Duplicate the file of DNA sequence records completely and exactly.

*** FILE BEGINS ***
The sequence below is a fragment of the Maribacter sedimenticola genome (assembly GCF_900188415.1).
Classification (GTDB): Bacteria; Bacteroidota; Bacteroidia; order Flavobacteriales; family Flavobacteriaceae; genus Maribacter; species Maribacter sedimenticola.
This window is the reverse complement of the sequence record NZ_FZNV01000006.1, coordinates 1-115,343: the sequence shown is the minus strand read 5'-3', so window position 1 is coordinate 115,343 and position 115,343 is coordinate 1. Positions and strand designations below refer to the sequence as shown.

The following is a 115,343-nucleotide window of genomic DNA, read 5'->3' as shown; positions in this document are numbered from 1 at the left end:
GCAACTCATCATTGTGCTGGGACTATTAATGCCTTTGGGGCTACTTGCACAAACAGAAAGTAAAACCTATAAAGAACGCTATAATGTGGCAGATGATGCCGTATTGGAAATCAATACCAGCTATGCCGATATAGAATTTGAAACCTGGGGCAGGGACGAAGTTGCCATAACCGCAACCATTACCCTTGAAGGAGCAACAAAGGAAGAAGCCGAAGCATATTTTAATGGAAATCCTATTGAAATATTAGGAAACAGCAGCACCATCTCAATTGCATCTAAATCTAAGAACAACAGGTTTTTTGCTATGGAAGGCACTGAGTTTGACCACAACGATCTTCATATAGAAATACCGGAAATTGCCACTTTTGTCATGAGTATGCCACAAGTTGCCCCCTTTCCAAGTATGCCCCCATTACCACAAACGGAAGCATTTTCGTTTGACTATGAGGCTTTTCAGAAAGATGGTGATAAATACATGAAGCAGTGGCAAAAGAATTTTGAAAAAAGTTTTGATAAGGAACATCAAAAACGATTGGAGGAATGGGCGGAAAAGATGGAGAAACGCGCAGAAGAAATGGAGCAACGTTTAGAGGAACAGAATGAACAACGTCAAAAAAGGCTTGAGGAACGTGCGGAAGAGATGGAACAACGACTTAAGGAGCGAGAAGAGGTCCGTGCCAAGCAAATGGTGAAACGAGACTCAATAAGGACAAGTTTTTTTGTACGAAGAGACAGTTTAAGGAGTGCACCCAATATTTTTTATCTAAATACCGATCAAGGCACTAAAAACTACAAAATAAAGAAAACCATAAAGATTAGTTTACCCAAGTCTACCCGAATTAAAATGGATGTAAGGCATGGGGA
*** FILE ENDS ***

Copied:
The sequence below is a fragment of the Maribacter sedimenticola genome (assembly GCF_900188415.1).
Classification (GTDB): Bacteria; Bacteroidota; Bacteroidia; order Flavobacteriales; family Flavobacteriaceae; genus Maribacter; species Maribacter sedimenticola.
This window is the reverse complement of the sequence record NZ_FZNV01000006.1, coordinates 1-115,343: the sequence shown is the minus strand read 5'-3', so window position 1 is coordinate 115,343 and position 115,343 is coordinate 1. Positions and strand designations below refer to the sequence as shown.

The following is a 115,343-nucleotide window of genomic DNA, read 5'->3' as shown; positions in this document are numbered from 1 at the left end:
GCAACTCATCATTGTGCTGGGACTATTAATGCCTTTGGGGCTACTTGCACAAACAGAAAGTAAAACCTATAAAGAACGCTATAATGTGGCAGATGATGCCGTATTGGAAATCAATACCAGCTATGCCGATATAGAATTTGAAACCTGGGGCAGGGACGAAGTTGCCATAACCGCAACCATTACCCTTGAAGGAGCAACAAAGGAAGAAGCCGAAGCATATTTTAATGGAAATCCTATTGAAATATTAGGAAACAGCAGCACCATCTCAATTGCATCTAAATCTAAGAACAACAGGTTTTTTGCTATGGAAGGCACTGAGTTTGACCACAACGATCTTCATATAGAAATACCGGAAATTGCCACTTTTGTCATGAGTATGCCACAAGTTGCCCCCTTTCCAAGTATGCCCCCATTACCACAAACGGAAGCATTTTCGTTTGACTATGAGGCTTTTCAGAAAGATGGTGATAAATACATGAAGCAGTGGCAAAAGAATTTTGAAAAAAGTTTTGATAAGGAACATCAAAAACGATTGGAGGAATGGGCGGAAAAGATGGAGAAACGCGCAGAAGAAATGGAGCAACGTTTAGAGGAACAGAATGAACAACGTCAAAAAAGGCTTGAGGAACGTGCGGAAGAGATGGAACAACGACTTAAGGAGCGAGAAGAGGTCCGTGCCAAGCAAATGGTGAAACGAGACTCAATAAGGACAAGTTTTTTTGTACGAAGAGACAGTTTAAGGAGTGCACCCAATATTTTTTATCTAAATACCGATCAAGGCACTAAAAACTACAAAATAAAGAAAACCATAAAGATTAGTTTACCCAAGTCTACCCGAATTAAAATGGATGTAAGGCATGGGGA